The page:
Tears welled up in Loholt’s eyes as his hands gripped the arms of the throne. “I am staggered by this news. How…can this be?”

Orlande stood and held the rose out to Loholt. “This rose. It unlocked my feelings for you, increasing with each passing day. Every bit of news that reached my ears of your toil and tasks swelled my heart with love. When word at last came that you had attained the quest I had set you, and that the price you paid was exile, I knew that you would not have paid that price had you not felt the same way about me. And so I have determined to come and live in exile with you.”

“But what of Sir Gondrins, your husband?” Loholt asked, thinking of Gondrins’ powerful father, Earl Robert.

“I have forsaken my husband and the child I bore for him,” said Orlande, her cheeks flushing red to match her rose. “Although it pained me to leave the babe. But he is the heir, and he must be raised at court. I do what I do for our bond,” she said, looking deep into Loholt’s eyes.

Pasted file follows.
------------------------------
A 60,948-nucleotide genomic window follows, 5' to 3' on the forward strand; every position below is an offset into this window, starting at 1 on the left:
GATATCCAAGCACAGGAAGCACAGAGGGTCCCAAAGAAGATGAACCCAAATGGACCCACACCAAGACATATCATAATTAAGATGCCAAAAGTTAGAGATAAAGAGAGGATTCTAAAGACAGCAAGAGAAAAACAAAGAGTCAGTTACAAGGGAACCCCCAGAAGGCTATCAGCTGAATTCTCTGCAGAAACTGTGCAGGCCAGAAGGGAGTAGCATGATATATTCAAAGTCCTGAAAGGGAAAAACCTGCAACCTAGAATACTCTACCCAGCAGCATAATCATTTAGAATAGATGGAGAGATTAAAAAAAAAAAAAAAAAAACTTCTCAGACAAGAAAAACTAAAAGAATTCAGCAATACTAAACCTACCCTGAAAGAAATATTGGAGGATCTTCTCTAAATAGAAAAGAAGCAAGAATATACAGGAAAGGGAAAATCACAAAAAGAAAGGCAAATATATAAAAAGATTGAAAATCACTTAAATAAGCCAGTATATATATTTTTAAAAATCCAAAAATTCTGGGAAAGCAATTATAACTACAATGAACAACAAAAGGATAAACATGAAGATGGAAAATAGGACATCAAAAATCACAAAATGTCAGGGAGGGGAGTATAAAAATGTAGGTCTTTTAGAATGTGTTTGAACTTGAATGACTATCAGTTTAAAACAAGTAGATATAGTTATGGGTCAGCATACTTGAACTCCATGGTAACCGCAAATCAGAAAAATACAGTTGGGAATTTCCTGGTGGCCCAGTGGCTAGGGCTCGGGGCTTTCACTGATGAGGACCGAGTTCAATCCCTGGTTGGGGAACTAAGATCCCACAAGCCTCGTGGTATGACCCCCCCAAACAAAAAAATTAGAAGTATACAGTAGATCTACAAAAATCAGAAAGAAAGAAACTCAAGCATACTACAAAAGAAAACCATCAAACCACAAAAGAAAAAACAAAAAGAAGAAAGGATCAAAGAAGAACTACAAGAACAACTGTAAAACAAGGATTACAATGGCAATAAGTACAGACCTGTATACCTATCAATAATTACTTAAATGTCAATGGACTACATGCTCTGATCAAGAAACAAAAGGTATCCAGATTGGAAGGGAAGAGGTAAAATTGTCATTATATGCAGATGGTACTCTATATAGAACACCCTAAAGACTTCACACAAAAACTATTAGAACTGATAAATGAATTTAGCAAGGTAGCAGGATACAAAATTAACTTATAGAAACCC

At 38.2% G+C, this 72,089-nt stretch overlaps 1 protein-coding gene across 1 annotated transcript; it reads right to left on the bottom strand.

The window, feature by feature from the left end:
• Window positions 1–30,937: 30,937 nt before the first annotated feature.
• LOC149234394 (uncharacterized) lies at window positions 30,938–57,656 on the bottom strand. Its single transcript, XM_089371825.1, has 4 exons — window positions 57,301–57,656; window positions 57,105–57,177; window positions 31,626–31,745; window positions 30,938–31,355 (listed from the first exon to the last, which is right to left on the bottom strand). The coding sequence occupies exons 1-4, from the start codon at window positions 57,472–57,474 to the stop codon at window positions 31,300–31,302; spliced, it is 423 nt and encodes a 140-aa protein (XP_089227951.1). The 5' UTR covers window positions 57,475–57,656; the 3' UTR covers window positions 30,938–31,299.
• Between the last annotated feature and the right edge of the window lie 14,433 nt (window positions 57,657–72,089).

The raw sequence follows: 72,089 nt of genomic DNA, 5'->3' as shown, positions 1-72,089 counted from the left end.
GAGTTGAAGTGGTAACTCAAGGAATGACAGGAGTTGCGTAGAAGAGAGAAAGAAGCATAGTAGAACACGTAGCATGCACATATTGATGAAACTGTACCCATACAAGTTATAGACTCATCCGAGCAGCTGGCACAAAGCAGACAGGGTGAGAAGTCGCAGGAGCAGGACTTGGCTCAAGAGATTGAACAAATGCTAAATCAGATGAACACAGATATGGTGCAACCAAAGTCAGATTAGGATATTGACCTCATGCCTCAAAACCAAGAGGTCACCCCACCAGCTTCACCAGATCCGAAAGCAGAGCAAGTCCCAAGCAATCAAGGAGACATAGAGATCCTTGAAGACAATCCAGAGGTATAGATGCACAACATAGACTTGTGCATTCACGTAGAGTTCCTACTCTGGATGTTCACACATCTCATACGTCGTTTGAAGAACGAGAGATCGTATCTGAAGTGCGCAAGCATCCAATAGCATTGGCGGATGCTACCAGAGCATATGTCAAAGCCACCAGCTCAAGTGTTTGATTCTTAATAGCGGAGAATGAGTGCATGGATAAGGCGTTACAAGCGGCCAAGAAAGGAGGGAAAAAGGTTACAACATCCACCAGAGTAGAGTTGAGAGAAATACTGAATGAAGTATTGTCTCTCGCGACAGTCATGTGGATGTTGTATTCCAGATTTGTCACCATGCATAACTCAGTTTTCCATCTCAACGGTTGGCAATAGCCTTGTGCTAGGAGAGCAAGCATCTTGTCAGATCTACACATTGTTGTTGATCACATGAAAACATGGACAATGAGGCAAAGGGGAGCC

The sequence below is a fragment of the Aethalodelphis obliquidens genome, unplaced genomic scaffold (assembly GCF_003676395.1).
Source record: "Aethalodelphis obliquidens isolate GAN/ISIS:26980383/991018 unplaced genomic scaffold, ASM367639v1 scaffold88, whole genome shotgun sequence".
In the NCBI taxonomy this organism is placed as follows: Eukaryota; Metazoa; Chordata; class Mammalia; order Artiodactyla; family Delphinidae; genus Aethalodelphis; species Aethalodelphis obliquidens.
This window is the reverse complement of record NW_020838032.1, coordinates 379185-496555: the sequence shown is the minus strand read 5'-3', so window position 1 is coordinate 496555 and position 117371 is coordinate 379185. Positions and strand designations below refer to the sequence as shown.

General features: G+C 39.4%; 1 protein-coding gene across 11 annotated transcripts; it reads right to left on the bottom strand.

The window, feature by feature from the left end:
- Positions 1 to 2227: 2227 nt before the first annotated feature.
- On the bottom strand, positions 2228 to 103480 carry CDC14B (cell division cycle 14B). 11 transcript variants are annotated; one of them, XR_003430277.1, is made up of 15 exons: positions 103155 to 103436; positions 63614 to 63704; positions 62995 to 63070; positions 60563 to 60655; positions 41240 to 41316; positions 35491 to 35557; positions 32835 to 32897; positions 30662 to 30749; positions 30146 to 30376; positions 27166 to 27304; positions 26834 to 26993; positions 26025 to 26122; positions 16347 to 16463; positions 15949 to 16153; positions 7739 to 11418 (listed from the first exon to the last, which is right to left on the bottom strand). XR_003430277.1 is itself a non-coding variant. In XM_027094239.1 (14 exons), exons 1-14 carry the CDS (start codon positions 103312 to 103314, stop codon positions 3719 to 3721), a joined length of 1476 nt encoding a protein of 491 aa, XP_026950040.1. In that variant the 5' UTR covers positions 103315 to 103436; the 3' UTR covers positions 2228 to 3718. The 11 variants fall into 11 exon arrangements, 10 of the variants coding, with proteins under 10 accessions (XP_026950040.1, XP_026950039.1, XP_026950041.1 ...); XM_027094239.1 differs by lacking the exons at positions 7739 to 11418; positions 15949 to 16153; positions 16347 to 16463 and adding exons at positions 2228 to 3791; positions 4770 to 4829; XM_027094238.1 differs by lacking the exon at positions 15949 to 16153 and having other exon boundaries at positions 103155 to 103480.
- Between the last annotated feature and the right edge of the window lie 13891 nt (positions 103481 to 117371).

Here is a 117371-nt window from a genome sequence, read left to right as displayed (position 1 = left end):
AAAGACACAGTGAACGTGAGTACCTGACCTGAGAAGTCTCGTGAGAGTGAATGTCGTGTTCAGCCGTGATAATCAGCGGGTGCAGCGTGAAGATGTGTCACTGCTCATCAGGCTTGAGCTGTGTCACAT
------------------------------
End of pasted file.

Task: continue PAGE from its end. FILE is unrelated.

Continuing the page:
The king was silent for a short time, but at last he smiled. “Then you are welcome at my court,” he said, standing and taking the rose from her. He then swept Orlande into his arms and kissed her, at long last holding her tight.

In the following days, Orlande and her entourage settled in at court and Loholt adjusted to the new reality. Orlande now joined Loholt in his chambers at night. Elaine, Loholt’s previous courtesan, remained at court, but only to provide conversation and companionship. He had at last won the affection of his amor. But he felt a bit ambivalent, in the final analysis. He loved Orlande, yes. But now that she was here, now that she was here, things felt…different.